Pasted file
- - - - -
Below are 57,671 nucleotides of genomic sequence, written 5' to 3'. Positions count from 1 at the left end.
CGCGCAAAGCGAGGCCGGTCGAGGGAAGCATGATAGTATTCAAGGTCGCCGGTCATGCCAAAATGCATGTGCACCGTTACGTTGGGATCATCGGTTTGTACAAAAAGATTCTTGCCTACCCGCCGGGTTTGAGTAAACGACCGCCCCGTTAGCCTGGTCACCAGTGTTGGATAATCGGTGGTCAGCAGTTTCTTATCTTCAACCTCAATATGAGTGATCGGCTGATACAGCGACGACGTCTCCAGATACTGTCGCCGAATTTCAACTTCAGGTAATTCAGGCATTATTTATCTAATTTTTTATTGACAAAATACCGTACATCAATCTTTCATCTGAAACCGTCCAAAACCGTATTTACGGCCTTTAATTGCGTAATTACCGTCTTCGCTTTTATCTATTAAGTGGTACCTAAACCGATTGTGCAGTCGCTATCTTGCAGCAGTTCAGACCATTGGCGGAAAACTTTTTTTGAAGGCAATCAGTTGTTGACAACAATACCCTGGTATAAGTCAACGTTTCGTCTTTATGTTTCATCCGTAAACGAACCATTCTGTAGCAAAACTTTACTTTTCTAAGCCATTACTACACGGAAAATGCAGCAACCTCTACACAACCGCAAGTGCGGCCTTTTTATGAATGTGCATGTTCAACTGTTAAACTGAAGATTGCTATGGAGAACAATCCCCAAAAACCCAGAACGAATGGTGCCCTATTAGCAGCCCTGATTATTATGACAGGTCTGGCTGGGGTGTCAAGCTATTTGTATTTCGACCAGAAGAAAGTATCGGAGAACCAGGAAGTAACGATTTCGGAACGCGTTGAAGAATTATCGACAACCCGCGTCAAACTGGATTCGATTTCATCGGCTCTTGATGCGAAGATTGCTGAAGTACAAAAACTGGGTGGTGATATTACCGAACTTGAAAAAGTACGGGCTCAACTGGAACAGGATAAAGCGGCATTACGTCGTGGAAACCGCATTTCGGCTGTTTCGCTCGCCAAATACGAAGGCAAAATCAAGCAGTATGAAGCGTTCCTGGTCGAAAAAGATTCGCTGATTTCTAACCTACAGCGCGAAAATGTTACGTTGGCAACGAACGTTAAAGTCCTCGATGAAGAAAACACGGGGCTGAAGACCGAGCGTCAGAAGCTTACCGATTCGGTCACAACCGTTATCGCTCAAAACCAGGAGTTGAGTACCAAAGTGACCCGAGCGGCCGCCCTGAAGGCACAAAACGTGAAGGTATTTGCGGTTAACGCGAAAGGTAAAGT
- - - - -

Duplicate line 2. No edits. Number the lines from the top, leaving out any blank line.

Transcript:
CGCGCAAAGCGAGGCCGGTCGAGGGAAGCATGATAGTATTCAAGGTCGCCGGTCATGCCAAAATGCATGTGCACCGTTACGTTGGGATCATCGGTTTGTACAAAAAGATTCTTGCCTACCCGCCGGGTTTGAGTAAACGACCGCCCCGTTAGCCTGGTCACCAGTGTTGGATAATCGGTGGTCAGCAGTTTCTTATCTTCAACCTCAATATGAGTGATCGGCTGATACAGCGACGACGTCTCCAGATACTGTCGCCGAATTTCAACTTCAGGTAATTCAGGCATTATTTATCTAATTTTTTATTGACAAAATACCGTACATCAATCTTTCATCTGAAACCGTCCAAAACCGTATTTACGGCCTTTAATTGCGTAATTACCGTCTTCGCTTTTATCTATTAAGTGGTACCTAAACCGATTGTGCAGTCGCTATCTTGCAGCAGTTCAGACCATTGGCGGAAAACTTTTTTTGAAGGCAATCAGTTGTTGACAACAATACCCTGGTATAAGTCAACGTTTCGTCTTTATGTTTCATCCGTAAACGAACCATTCTGTAGCAAAACTTTACTTTTCTAAGCCATTACTACACGGAAAATGCAGCAACCTCTACACAACCGCAAGTGCGGCCTTTTTATGAATGTGCATGTTCAACTGTTAAACTGAAGATTGCTATGGAGAACAATCCCCAAAAACCCAGAACGAATGGTGCCCTATTAGCAGCCCTGATTATTATGACAGGTCTGGCTGGGGTGTCAAGCTATTTGTATTTCGACCAGAAGAAAGTATCGGAGAACCAGGAAGTAACGATTTCGGAACGCGTTGAAGAATTATCGACAACCCGCGTCAAACTGGATTCGATTTCATCGGCTCTTGATGCGAAGATTGCTGAAGTACAAAAACTGGGTGGTGATATTACCGAACTTGAAAAAGTACGGGCTCAACTGGAACAGGATAAAGCGGCATTACGTCGTGGAAACCGCATTTCGGCTGTTTCGCTCGCCAAATACGAAGGCAAAATCAAGCAGTATGAAGCGTTCCTGGTCGAAAAAGATTCGCTGATTTCTAACCTACAGCGCGAAAATGTTACGTTGGCAACGAACGTTAAAGTCCTCGATGAAGAAAACACGGGGCTGAAGACCGAGCGTCAGAAGCTTACCGATTCGGTCACAACCGTTATCGCTCAAAACCAGGAGTTGAGTACCAAAGTGACCCGAGCGGCCGCCCTGAAGGCACAAAACGTGAAGGTATTTGCGGTTAACGCGAAAGGTAAAGT